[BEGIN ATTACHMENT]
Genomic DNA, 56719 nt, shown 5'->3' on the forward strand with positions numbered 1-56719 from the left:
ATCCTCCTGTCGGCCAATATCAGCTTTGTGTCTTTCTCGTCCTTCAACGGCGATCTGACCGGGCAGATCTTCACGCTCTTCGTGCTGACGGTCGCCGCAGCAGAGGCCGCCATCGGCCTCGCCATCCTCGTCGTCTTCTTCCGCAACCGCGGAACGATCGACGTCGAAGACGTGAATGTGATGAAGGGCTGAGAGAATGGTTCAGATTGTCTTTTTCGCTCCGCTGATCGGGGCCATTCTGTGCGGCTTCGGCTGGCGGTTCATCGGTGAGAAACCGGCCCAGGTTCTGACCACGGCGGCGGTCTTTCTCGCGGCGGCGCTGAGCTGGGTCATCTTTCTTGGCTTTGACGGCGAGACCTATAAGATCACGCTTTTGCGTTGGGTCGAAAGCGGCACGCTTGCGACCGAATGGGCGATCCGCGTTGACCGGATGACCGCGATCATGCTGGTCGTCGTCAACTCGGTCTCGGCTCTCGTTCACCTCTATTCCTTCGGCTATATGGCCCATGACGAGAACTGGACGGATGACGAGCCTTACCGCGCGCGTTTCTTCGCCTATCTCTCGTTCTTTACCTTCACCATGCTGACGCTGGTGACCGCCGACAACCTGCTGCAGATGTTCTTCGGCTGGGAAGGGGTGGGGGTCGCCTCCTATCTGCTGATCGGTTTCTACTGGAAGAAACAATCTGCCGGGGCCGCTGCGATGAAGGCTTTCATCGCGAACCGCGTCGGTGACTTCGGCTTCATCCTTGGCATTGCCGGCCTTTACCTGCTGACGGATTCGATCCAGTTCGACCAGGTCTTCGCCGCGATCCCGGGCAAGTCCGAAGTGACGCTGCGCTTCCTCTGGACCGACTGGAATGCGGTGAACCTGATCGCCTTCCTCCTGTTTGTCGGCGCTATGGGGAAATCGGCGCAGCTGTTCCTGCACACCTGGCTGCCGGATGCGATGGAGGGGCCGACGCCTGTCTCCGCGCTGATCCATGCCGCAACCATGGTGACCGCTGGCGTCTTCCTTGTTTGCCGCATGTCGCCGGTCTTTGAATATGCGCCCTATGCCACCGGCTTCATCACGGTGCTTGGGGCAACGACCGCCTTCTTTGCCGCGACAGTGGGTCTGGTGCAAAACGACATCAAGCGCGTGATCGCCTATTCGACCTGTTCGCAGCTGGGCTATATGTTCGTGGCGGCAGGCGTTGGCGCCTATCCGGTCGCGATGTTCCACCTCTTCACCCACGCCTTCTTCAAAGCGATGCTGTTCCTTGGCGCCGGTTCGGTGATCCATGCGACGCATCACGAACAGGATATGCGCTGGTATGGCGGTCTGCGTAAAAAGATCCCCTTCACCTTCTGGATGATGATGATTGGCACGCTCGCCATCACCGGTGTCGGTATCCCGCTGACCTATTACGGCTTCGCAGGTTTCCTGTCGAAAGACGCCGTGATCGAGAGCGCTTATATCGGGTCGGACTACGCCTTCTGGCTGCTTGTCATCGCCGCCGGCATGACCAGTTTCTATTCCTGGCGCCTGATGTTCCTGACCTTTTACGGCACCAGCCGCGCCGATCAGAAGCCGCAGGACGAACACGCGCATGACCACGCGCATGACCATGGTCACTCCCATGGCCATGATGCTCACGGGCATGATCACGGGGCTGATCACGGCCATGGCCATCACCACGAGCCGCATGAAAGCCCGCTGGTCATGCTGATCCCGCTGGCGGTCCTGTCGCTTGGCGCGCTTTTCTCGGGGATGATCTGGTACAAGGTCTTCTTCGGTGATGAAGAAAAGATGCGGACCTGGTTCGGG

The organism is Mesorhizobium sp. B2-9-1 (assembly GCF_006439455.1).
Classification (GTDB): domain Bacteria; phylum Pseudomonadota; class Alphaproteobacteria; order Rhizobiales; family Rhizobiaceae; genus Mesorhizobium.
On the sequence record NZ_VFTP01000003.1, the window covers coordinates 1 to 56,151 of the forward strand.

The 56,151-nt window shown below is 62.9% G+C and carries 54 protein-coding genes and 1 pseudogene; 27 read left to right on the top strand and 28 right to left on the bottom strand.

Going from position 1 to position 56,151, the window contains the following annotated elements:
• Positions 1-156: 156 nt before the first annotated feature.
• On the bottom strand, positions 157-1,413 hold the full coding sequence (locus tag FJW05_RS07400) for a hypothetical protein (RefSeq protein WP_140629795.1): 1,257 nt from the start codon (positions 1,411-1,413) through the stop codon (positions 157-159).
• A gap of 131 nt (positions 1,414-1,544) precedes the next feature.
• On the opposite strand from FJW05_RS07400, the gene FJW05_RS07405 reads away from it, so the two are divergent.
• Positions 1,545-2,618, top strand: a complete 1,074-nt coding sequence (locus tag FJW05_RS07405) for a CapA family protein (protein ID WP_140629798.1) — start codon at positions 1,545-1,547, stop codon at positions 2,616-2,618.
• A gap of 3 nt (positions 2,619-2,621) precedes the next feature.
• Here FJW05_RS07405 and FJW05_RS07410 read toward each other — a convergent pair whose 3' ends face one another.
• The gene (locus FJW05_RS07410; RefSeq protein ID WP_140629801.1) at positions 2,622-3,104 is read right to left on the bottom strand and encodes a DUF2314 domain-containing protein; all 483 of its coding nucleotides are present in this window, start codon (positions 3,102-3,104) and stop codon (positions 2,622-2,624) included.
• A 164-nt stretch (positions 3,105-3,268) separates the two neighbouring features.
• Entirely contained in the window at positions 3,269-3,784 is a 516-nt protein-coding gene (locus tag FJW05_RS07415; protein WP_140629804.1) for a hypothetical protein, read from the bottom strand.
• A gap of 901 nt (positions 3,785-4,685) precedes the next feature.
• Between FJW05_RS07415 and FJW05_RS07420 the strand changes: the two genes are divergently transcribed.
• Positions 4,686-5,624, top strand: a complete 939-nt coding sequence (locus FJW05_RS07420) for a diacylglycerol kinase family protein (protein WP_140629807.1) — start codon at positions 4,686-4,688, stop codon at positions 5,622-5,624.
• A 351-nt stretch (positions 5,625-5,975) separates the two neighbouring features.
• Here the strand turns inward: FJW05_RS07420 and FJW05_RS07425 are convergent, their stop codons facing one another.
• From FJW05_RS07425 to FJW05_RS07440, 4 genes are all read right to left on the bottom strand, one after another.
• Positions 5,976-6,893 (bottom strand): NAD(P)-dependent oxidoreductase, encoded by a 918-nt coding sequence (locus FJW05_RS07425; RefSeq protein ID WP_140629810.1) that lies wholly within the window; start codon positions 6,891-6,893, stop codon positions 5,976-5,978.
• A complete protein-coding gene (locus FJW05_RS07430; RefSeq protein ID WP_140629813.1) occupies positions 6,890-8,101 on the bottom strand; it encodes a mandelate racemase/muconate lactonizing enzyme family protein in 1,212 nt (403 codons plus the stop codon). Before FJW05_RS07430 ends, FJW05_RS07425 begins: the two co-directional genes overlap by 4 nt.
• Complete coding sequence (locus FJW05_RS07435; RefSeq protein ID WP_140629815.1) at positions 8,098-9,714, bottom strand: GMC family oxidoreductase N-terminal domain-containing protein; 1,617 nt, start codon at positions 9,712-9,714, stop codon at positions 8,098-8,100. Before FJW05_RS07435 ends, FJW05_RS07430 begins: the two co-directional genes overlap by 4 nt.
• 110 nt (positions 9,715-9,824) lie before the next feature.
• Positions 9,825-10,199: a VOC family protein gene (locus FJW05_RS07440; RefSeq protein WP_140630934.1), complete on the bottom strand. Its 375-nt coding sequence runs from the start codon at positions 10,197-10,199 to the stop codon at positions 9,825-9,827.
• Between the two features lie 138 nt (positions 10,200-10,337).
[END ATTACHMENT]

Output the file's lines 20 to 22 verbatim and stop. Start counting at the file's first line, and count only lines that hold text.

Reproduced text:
• Positions 4,686-5,624, top strand: a complete 939-nt coding sequence (locus FJW05_RS07420) for a diacylglycerol kinase family protein (protein WP_140629807.1) — start codon at positions 4,686-4,688, stop codon at positions 5,622-5,624.
• A 351-nt stretch (positions 5,625-5,975) separates the two neighbouring features.
• Here the strand turns inward: FJW05_RS07420 and FJW05_RS07425 are convergent, their stop codons facing one another.